Olympic spirit has infected my home like a bad case of the flu. I like the Olympics. I’ve enjoyed watching US snowboarders own it, and the figure skating is quite lovely, but my case is pretty light. My husband, on the other hand, is somewhat delirious. The man is obsessed. If the Olympic Games came around more frequently than every two years, it would definitely be time to stage an intervention.
This same guy, who ordinarily couldn’t care less about the world stage of biathlon or wouldn’t devote a moment’s thought to the subtleties of bobsledding technique, has transformed into an expert on all things international sports.
Nowhere is his illness more apparent than in his newfound (and likely short lived) dedication to the sport of curling. If we can assume the DJ on my preferred morning radio station got her information from a reliable source and that I heard correctly (both pretty big assumptions), then curling is currently the third most popular winter Olympic sport amongst the American viewing public.
Why not? It’s got slippery ice and heavy rocks and some very enthusiastic sweeping, everything a sport needs I should think. It has the nail-biting moments of tension that beg for otherwise responsible sports enthusiasts to stay up late even though they have to be at work the next morning.
The sport is loud, too, sometimes called the “roaring game” because of the unique rumble of stone scraping against ice or possibly because of the crazy fanboy shouting coming from my living room.
Some of the interest in Olympic curling may simply be because it’s a relative newcomer to the Games, only included since 1998. Sort of. The sport actually made its Olympic debut with the first Winter Games in 1924, but was then downgraded to an exhibition sport because it lacked an international organization necessary to meet the requirements of the IOC.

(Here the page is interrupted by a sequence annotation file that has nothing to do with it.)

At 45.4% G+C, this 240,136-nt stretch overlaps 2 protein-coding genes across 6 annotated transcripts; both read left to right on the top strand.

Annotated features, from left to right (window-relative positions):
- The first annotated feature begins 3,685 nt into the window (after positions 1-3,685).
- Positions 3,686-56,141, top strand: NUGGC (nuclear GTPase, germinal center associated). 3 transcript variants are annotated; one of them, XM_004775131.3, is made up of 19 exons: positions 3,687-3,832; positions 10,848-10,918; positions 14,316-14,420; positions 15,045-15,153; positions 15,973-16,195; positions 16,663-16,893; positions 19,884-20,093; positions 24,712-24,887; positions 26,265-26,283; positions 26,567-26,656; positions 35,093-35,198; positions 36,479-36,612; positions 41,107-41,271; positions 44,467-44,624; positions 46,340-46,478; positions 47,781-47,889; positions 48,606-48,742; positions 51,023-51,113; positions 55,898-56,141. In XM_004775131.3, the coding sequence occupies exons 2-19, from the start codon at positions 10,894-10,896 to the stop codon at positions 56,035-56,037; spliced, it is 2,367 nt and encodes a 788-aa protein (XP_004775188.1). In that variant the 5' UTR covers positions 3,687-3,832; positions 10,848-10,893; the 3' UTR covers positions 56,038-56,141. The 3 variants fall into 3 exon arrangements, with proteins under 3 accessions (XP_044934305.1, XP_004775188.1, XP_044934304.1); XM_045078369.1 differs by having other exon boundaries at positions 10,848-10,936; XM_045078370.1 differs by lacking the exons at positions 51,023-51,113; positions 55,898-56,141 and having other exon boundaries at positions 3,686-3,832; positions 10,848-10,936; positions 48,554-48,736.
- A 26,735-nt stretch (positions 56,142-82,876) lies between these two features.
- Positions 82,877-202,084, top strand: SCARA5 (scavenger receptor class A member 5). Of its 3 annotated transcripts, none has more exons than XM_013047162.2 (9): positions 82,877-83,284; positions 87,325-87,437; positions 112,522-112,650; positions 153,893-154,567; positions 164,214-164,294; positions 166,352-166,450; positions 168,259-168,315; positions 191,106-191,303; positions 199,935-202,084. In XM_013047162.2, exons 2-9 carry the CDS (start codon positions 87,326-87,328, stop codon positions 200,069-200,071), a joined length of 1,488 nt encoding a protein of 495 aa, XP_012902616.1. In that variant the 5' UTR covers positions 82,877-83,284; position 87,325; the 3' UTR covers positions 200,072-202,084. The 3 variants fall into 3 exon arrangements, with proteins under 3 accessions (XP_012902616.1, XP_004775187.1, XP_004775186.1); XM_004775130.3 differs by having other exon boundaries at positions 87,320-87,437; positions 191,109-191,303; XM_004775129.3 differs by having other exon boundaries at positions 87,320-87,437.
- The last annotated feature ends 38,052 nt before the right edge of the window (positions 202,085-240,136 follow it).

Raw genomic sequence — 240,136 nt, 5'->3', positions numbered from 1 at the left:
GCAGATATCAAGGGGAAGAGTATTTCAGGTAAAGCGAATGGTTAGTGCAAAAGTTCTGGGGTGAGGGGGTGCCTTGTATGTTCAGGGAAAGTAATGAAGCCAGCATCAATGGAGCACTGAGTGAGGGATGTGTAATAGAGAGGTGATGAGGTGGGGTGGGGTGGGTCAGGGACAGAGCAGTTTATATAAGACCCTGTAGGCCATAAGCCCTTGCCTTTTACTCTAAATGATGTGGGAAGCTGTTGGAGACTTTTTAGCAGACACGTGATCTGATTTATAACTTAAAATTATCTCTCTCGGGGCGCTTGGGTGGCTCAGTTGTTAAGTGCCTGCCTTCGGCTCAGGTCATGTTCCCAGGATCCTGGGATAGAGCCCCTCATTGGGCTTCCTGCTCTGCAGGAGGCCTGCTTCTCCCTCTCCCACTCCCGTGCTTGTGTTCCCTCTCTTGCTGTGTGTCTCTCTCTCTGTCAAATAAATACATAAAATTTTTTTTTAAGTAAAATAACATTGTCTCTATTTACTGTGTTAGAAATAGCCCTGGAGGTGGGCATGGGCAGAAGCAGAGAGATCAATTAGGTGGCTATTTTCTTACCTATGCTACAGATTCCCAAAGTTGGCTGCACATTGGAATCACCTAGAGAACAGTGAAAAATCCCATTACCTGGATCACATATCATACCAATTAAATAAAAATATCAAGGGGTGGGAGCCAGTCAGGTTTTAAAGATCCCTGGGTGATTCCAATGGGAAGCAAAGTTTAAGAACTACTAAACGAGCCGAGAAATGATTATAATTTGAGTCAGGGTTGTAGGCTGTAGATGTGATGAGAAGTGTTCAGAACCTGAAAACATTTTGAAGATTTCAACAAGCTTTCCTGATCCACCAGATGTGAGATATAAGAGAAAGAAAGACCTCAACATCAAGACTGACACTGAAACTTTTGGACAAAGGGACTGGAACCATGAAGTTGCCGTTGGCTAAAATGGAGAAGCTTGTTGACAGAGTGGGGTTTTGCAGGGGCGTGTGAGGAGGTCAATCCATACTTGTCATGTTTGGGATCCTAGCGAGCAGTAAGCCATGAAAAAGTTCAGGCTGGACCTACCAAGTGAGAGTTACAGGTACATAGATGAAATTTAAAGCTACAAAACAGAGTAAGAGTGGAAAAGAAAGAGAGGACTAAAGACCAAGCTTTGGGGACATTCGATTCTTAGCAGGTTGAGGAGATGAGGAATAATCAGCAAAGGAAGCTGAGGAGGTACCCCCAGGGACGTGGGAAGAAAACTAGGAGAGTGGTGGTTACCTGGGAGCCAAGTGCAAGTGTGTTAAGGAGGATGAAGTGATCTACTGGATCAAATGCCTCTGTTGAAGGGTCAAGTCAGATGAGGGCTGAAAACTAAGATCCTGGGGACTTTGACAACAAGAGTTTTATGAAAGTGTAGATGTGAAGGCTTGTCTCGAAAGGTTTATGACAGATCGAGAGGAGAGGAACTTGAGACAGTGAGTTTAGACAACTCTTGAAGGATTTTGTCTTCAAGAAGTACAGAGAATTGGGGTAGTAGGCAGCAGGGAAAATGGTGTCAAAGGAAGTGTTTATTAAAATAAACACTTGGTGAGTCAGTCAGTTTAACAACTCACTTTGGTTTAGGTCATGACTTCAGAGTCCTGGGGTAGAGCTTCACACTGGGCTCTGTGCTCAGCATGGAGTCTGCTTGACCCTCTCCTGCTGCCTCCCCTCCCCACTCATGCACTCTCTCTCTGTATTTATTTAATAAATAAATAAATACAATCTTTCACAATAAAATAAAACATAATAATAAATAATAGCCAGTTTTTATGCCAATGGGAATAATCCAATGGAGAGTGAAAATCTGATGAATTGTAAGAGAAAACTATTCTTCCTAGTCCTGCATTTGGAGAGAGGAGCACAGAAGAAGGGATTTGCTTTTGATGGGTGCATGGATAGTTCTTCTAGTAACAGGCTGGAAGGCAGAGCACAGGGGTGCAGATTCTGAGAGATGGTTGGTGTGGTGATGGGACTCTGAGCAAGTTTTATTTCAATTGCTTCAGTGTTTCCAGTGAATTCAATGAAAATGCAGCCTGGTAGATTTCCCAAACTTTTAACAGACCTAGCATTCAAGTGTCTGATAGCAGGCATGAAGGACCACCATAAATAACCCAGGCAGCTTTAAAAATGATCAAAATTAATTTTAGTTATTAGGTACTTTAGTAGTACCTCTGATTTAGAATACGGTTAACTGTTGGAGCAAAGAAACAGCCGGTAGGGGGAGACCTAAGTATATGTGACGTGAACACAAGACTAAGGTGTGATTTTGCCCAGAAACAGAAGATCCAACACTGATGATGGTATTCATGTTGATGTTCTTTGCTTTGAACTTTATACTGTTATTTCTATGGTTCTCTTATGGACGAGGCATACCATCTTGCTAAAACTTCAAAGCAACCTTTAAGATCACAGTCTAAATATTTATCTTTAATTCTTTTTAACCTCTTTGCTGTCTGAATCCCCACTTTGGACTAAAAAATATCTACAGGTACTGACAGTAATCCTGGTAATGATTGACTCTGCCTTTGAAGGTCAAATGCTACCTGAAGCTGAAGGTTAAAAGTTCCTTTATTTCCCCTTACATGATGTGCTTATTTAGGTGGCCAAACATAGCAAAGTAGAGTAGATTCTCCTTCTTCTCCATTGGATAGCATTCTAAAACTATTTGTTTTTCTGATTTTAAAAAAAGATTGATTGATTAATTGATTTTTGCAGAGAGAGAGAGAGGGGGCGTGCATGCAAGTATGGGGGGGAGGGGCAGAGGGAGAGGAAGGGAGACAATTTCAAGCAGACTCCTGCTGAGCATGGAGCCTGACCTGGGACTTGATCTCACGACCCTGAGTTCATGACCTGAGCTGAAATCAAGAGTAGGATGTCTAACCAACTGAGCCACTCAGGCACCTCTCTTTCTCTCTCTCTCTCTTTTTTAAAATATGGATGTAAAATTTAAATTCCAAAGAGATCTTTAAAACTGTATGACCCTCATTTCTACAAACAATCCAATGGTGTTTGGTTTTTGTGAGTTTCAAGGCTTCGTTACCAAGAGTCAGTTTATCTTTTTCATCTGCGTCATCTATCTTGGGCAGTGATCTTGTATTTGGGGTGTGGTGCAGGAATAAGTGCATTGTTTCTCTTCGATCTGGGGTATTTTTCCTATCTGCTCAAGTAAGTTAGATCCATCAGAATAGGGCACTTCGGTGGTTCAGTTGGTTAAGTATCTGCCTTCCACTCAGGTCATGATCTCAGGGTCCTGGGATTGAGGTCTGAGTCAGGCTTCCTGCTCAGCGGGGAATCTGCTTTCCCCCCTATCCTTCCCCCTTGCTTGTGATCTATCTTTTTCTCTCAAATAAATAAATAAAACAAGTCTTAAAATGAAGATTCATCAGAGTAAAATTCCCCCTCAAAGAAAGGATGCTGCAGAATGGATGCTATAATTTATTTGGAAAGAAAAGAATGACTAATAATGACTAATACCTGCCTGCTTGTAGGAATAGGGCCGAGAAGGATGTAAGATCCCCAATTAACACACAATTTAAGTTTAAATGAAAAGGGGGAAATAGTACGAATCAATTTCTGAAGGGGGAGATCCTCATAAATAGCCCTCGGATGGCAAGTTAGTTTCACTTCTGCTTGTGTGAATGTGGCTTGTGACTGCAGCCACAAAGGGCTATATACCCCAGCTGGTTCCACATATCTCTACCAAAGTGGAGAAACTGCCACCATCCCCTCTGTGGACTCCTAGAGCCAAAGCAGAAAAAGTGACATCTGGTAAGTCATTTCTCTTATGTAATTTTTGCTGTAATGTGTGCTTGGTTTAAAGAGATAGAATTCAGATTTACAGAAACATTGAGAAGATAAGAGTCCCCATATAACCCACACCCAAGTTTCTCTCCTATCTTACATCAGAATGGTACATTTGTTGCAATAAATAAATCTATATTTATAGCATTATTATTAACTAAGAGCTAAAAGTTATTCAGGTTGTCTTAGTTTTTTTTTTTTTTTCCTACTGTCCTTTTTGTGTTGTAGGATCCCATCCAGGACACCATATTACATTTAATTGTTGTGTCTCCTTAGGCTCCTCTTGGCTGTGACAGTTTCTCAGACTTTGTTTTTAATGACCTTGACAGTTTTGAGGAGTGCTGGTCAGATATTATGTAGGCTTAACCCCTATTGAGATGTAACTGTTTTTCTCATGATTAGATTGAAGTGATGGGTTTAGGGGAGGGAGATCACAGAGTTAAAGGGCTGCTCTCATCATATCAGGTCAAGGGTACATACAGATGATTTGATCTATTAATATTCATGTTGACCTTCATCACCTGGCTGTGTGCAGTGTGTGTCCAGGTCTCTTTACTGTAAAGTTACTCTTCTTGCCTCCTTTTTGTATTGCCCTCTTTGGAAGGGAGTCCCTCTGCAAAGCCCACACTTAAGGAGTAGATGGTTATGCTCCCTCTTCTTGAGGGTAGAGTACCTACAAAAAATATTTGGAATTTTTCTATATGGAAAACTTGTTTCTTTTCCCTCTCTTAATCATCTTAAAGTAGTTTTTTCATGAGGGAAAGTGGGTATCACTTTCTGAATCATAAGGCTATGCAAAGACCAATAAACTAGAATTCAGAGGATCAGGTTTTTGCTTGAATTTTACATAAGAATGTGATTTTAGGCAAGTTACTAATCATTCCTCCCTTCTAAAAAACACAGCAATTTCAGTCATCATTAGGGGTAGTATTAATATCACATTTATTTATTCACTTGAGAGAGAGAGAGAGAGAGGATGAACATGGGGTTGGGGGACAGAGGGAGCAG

Really, despite its recent emergence in the consciousness of Olympic fanatics, curling is an older sport than even its most dedicated historians (and yes, it has some) are willing to speculate. There’s disagreement about whether curling is originally Dutch or Scottish in origin, but the earliest written evidence of the sport, or something like it, comes from Scotland in the form of a legal record book from the 16th century covering the goings on of Paisley Abbey.
Scholars discovered the book in 1976 and quickly turned it over to be examined by curling historian David Smith, who is the kind of dedicated historian that might argue with you about the origin of the sport and would win because, let’s face it, you’d probably be out of your depth.
When Smith translated the passage of interest from Latin, he found that it described, ever so briefly, a practice run of Brother John Sclater who slid three stones to roar across the ice and felt fairly satisfied he was ready to meet the challenge he’d previously issued to Gavin Hamilton, the new lay governor of the Abbey.
Because the record of the anticipated match appears in Latin legalese, scholars point out that this most likely wasn’t a friendly contest. Rather it’s an example of how an angry 16th century monk issues a throw down. There’s no record of which man won, suggesting that the notary was rooting for the other guy.
I bet it broke his heart to see his favorite curler miss the mark. He’d probably stayed up late to watch the match, biting his nails as the stones roared against the ice and the competitors shouted and swept. He probably had to head to the office bright and early the next morning where he’d put in a full day filling books with Latin legalese. But he didn’t care because he’d caught the fever.